Green roofs, as mentioned above, involve covering a building’s roof with vegetation. This serves as natural insulation and reduces energy consumption, as well as managing rainwater effectively, minimising runoff and making things easier on a building’s drainage systems.
Bosco Verticale, or “Vertical Forest,” is an iconic architectural marvel in Milan, Italy, designed by architect Stefano Boeri. This innovative residential complex comprises two high-rise towers adorned with a lush variety of trees, shrubs, and other plants on each balcony, creating a thriving vertical forest in the heart of the city. Celebrated for its commitment to environmental sustainability and urban greenery, it not only enhances the city’s skyline but also serves as a model for eco-friendly urban living.
But what about architectural styles in the 2000s? In terms of contemporary architecture, a notable trend has emerged, bringing back postmodern design elements.
Contemporary architects have shown a renewed interest in incorporating historical references, symbols, and motifs into their designs. Buildings are no longer limited to the modernist palette of neutrals but employ a broader spectrum, often in bold and unexpected ways.
As an example, take a look at the Museum of Pop Culture in Seattle, which was designed by Frank Gehry – who I mentioned in Part 1. The design combines postmodern elements with innovative materials and technology, with an unconventional, curvilinear form and metallic cladding, which demonstrate the blend of postmodern aesthetics with contemporary design approaches.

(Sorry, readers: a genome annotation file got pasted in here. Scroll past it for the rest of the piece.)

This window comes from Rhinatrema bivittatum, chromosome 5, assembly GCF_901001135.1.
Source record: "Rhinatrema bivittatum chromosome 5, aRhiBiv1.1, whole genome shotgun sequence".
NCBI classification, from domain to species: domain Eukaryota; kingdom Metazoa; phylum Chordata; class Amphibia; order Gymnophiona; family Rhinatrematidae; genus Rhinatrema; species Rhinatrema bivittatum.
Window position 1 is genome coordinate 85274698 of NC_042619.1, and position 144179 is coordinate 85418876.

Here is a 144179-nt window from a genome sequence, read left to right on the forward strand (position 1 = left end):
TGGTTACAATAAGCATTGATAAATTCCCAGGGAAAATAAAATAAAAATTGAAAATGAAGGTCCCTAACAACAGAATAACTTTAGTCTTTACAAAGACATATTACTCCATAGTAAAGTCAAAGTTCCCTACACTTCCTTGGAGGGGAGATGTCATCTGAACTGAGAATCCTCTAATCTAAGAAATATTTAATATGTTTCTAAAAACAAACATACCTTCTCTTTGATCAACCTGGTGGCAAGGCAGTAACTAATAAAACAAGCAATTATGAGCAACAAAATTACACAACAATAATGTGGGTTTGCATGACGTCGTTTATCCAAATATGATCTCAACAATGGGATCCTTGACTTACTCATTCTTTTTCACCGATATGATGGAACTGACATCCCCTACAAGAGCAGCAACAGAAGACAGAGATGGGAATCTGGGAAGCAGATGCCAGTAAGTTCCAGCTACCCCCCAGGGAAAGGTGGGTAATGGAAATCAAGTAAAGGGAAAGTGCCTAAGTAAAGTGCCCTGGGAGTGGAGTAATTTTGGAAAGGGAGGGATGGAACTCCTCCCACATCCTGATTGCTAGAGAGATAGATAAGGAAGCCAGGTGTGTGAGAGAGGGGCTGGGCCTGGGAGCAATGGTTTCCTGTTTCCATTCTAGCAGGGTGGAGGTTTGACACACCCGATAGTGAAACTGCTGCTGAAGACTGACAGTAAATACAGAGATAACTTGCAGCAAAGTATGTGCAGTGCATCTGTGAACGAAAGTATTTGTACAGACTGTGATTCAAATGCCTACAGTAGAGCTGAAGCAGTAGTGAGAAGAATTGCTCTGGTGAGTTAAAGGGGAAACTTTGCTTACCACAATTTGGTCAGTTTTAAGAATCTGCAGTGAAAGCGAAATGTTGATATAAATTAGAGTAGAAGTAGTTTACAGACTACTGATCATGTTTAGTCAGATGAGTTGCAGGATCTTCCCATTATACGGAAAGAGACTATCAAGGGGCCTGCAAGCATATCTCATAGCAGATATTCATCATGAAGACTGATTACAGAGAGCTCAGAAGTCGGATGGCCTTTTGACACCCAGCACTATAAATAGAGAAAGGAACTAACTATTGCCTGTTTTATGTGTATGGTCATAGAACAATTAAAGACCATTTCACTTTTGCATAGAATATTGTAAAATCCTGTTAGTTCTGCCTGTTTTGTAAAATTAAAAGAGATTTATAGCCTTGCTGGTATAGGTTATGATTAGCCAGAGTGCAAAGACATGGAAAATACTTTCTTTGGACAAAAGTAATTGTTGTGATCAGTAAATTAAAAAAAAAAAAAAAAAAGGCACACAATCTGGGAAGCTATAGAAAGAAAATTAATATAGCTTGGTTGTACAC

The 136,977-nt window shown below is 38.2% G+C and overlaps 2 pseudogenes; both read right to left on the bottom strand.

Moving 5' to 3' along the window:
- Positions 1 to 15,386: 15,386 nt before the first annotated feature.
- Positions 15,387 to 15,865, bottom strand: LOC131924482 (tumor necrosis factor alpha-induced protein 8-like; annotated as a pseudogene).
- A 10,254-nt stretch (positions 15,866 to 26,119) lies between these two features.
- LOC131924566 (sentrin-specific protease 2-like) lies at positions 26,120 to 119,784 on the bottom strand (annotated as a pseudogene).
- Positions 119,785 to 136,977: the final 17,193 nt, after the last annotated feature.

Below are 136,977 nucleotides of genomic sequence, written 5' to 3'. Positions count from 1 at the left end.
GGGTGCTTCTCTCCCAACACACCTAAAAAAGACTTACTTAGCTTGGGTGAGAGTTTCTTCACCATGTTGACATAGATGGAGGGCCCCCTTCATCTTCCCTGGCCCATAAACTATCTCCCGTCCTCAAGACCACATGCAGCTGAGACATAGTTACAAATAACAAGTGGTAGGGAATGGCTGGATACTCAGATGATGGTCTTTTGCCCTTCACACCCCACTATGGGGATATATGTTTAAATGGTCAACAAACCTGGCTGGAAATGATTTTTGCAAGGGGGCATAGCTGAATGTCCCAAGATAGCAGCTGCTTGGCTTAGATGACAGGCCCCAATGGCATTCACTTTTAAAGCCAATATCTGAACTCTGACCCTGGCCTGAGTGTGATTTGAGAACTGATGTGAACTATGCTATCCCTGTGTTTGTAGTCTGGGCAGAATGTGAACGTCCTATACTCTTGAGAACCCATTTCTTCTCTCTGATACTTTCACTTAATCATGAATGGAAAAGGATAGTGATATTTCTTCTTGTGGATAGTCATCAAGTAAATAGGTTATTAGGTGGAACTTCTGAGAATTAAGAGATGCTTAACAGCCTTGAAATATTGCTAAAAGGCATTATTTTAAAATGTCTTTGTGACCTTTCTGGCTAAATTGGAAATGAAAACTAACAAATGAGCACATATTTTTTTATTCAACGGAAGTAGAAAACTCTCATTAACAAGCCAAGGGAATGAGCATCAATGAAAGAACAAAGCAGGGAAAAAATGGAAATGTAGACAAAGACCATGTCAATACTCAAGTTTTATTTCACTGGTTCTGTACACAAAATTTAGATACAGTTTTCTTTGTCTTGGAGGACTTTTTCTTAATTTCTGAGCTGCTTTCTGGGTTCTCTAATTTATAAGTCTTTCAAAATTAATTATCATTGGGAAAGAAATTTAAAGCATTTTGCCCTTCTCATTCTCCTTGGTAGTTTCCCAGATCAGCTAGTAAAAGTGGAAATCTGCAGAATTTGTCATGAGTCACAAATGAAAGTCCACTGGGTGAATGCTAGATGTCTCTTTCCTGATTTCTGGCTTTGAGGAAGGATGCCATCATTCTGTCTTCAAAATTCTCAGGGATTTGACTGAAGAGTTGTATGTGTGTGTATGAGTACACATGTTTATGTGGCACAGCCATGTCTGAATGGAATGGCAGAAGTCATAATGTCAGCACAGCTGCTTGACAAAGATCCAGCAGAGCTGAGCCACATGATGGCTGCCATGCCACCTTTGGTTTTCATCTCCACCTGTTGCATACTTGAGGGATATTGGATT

Some architects and firms have gone a step further by advocating for the return to classical forms. Buildings inspired by Greek, Roman, or Renaissance architecture coexist with modern sustainability efforts, demonstrating a fusion of old and new.
The Acropolis Museum in Athens, Greece, is an excellent example of this. Designed by architect Bernard Tschumi and completed in 2009, the museum’s architectural design pays homage to the classical style of ancient Greece while incorporating environmentally friendly features. The glass floors of the museum allow visitors to view ancient ruins beneath, showcasing how old and new can co-exist.
The resurgence of postmodern design elements in contemporary architecture adds a layer of diversity and creativity to the architectural landscape. The coexistence of postmodern aesthetics and sustainability efforts demonstrates the potential for harmonising historical references with modern environmental responsibility, illustrating how architecture evolves by drawing from the past while addressing the challenges of the present.
Life in 3D
The 21st century has also witnessed the emergence of parametric design, a dynamic approach that allows architects to create intricate, highly customisable structures based on specific parameters and algorithms. Architects like Zaha Hadid and Frank Gehry have embraced parametric design to fashion awe-inspiring, organic forms that were once nearly impossible to construct.
3D printing has revolutionised the construction industry by offering the ability to create complex architectural elements with incredible precision and efficiency. This technology reduces waste and labour costs while enabling architects to experiment with new designs that previously would have been too intricate to execute.
Projects like the Shanghai Tower, designed with parametric principles to withstand high winds, and the Museum of Tomorrow in Rio de Janeiro, which employs 3D printing and renewable energy strategies, demonstrate the profound impact of these technologies, which have paved the way for daring and environmentally conscious architectural achievements.
They offer a glimpse into the future of architecture where aesthetics and sustainability are harmoniously integrated, which we’ll be looking at in more detail next time. See you then!